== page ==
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Google Unleashes Its Own Data Storage Service

With Google’s recent upgrades to cloud computing and Big Data analytics services, it appears the technology conglomerate is making a new push in the Internet of Things competition. In fact, Google has been at this game for a while. It’s only just now, however, that the firm said it wants to make its own Big Data tools available to other businesses.

Reports released Thursday (May 7) said that Google has launched Google Cloud Bigtable, a service that lets firms store vast amounts of data online. It’s a platform the company said has a flurry of possibilities across an array of markets. Financial firms, for example, can store trading data to analyze for emerging trends. Telecommunications, advertising, energy and biomedical companies have a lot to gain from the data storage tool, too.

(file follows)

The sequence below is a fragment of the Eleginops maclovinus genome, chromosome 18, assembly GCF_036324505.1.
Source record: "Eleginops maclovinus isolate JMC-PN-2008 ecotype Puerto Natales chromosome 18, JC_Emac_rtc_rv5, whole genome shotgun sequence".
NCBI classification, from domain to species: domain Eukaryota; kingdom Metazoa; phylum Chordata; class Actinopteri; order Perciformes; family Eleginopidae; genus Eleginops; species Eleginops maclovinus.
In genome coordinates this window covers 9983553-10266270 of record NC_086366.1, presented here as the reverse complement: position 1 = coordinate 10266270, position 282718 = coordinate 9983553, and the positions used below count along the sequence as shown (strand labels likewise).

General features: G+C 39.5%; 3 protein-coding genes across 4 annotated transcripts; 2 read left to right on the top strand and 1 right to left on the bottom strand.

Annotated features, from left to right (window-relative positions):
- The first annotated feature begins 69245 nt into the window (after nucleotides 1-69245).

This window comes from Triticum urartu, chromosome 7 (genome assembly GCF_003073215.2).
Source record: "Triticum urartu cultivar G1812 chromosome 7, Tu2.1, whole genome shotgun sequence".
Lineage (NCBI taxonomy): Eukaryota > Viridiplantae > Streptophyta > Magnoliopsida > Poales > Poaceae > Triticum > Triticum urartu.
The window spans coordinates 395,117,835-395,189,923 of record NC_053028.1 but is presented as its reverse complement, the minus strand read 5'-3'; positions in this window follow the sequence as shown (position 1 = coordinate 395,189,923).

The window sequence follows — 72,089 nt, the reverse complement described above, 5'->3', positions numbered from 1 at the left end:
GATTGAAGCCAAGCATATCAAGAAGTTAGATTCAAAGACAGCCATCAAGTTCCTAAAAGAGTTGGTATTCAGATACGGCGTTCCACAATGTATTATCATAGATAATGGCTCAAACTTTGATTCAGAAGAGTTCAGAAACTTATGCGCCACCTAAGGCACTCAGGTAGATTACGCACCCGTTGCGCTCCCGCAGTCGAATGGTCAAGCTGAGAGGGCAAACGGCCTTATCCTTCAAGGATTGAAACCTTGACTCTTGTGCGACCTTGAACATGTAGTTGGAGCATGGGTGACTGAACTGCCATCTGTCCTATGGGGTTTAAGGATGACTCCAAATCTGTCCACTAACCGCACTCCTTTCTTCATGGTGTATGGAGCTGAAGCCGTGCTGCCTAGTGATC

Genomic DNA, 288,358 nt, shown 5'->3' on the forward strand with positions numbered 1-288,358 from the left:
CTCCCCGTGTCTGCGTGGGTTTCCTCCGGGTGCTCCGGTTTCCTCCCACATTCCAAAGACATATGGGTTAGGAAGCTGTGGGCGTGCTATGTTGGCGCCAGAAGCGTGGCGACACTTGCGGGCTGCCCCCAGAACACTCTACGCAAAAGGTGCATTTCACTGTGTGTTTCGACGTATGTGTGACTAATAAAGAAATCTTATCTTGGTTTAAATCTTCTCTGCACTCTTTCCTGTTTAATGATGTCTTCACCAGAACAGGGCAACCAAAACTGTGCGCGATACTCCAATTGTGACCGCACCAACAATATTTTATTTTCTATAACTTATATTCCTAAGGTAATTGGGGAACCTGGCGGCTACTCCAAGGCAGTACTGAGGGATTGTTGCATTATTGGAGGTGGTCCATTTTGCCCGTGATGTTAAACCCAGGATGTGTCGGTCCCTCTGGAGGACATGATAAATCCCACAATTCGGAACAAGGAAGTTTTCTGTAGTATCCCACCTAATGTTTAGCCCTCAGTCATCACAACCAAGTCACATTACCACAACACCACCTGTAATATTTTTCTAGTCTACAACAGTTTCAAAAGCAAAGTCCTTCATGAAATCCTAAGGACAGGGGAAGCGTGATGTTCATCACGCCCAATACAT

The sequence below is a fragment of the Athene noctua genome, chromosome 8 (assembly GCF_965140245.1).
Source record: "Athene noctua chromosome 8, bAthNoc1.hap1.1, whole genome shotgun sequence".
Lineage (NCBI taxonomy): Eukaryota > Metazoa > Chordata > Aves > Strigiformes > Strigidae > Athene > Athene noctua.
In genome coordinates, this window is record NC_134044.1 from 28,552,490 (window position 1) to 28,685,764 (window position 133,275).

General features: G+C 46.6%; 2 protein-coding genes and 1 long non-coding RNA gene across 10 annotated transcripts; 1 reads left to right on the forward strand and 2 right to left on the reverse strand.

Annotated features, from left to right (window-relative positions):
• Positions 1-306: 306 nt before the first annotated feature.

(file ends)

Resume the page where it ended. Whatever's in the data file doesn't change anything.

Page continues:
But the service isn’t exactly new. According to reports, Google has been using Cloud Bigtable for several years. It’s the entity that runs Google Search, Google Analytics and Gmail. For other company clients, the service is now running in beta phase, but several firms have already customized Bigtable for their needs. For example, reports said financial services firm SunGard established a financial audit-trail system on the platform.

Cloud Bigtable can be accessed through open source data processing platform Hadoop as well as Google Cloud Dataflow and Google BigQuery. According to Google, its data storage service is faster than rivals, and the company will manage backup, data encryption and other data monitoring services.

Last month, Google revealed new updates to Google Cloud Dataflow to focus on real-time data analysis. Together, Cloud Dataflow and Cloud Bigtable signal Google’s embrace of Big Data and businesses’ ability to handle this flow of information.

“We really believe that streaming is the way the world is going,” Google Cloud Platform director of project management Tom Kershaw said in the announcement of Cloud Dataflow updates. “Instead of looking at data from two months or two years ago, the data you really care about is happening right now.”


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